• Disability discrimination and harassment includes being discriminated against or harassed because of a physical, intellectual, psychiatric, sensory or other disability, illness or disease. It includes a disability you have now, have had in the past, might have in the future or which someone assumes you have. Discrimination against people who have a carer, assistant, assistance animal (such as a guide dog) or a disability aid is also against the law.
  • Carer’s or family responsibility discrimination includes being discriminated against because you are responsible for caring for (or guardian for) a dependent child or step-child or caring for relatives such as an immediate family member, spouse or former spouse, parent or step-parent, brother or sister, step-brother or step-sister, grandparent or step-grandparent, grandchild or step-grandchild.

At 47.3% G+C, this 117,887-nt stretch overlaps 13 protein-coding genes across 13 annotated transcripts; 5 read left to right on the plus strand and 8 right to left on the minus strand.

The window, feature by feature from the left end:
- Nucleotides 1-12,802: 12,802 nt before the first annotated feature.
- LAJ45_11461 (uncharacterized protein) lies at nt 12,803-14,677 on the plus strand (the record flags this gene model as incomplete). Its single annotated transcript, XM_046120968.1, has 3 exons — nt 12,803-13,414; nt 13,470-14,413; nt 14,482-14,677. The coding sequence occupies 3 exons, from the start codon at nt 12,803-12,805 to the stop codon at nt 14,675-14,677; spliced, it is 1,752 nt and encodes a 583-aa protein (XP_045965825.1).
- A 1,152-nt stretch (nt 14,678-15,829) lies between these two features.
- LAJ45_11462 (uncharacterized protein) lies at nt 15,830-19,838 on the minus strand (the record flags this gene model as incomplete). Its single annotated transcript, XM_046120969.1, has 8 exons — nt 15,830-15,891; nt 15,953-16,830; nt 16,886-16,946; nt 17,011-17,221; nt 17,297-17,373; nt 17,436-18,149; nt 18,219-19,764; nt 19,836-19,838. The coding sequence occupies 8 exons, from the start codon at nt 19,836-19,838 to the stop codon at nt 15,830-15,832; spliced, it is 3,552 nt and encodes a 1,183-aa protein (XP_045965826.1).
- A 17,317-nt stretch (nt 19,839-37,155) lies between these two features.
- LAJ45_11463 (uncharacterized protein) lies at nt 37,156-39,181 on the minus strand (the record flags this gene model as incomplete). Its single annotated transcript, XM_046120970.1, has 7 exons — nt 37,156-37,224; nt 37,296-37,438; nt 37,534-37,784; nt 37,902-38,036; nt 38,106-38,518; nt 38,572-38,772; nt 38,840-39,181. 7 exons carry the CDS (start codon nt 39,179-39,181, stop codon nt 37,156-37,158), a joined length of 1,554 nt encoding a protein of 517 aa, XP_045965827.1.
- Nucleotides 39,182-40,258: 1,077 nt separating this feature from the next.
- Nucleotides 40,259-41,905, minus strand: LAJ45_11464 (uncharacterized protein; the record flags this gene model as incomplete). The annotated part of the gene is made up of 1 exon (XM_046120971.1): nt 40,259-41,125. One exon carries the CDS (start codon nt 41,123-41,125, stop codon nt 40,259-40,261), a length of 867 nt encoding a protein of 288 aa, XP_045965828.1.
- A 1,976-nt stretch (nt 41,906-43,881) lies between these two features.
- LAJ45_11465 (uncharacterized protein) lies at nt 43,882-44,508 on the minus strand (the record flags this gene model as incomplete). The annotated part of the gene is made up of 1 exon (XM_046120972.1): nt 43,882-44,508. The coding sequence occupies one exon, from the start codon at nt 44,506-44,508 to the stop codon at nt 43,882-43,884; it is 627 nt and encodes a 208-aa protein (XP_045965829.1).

Mark works in a factory and doesn’t get on with his boss, Greg. Mark says that Greg picks on him, hassles him about taking breaks and won’t give him any overtime. Mark thinks Greg doesn’t like him because he is more outgoing and popular than Greg.

Unfortunately for Mark, this is not unlawful discrimination, because he can’t link his unfair treatment to a ground of discrimination (eg. race or disability). But he might have other options for sorting out the problem. He could talk to his union delegate, a more senior manager at the factory, or a lawyer, to work out what to do. He might have a bullying case against his employer for example.